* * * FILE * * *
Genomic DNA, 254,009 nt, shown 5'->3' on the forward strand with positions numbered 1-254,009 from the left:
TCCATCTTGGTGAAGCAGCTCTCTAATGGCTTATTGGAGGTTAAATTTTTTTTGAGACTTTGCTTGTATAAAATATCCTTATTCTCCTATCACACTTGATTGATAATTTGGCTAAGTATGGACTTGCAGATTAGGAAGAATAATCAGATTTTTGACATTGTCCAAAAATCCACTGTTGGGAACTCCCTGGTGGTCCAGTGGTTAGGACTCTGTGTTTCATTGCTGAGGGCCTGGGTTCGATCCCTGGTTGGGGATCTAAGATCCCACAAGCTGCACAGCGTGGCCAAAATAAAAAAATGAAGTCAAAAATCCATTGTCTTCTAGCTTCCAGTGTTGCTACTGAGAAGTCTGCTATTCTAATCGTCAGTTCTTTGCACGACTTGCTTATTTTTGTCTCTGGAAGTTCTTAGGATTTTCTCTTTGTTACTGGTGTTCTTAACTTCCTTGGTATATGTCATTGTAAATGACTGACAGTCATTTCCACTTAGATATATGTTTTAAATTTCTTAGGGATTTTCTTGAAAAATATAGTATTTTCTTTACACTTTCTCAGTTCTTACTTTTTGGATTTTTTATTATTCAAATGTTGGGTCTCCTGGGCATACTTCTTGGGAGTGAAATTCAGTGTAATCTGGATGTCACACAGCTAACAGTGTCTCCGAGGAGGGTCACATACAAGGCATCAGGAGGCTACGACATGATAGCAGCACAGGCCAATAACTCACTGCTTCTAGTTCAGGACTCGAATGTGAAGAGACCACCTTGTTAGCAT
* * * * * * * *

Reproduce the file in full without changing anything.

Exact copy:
Genomic DNA, 254,009 nt, shown 5'->3' on the forward strand with positions numbered 1-254,009 from the left:
TCCATCTTGGTGAAGCAGCTCTCTAATGGCTTATTGGAGGTTAAATTTTTTTTGAGACTTTGCTTGTATAAAATATCCTTATTCTCCTATCACACTTGATTGATAATTTGGCTAAGTATGGACTTGCAGATTAGGAAGAATAATCAGATTTTTGACATTGTCCAAAAATCCACTGTTGGGAACTCCCTGGTGGTCCAGTGGTTAGGACTCTGTGTTTCATTGCTGAGGGCCTGGGTTCGATCCCTGGTTGGGGATCTAAGATCCCACAAGCTGCACAGCGTGGCCAAAATAAAAAAATGAAGTCAAAAATCCATTGTCTTCTAGCTTCCAGTGTTGCTACTGAGAAGTCTGCTATTCTAATCGTCAGTTCTTTGCACGACTTGCTTATTTTTGTCTCTGGAAGTTCTTAGGATTTTCTCTTTGTTACTGGTGTTCTTAACTTCCTTGGTATATGTCATTGTAAATGACTGACAGTCATTTCCACTTAGATATATGTTTTAAATTTCTTAGGGATTTTCTTGAAAAATATAGTATTTTCTTTACACTTTCTCAGTTCTTACTTTTTGGATTTTTTATTATTCAAATGTTGGGTCTCCTGGGCATACTTCTTGGGAGTGAAATTCAGTGTAATCTGGATGTCACACAGCTAACAGTGTCTCCGAGGAGGGTCACATACAAGGCATCAGGAGGCTACGACATGATAGCAGCACAGGCCAATAACTCACTGCTTCTAGTTCAGGACTCGAATGTGAAGAGACCACCTTGTTAGCAT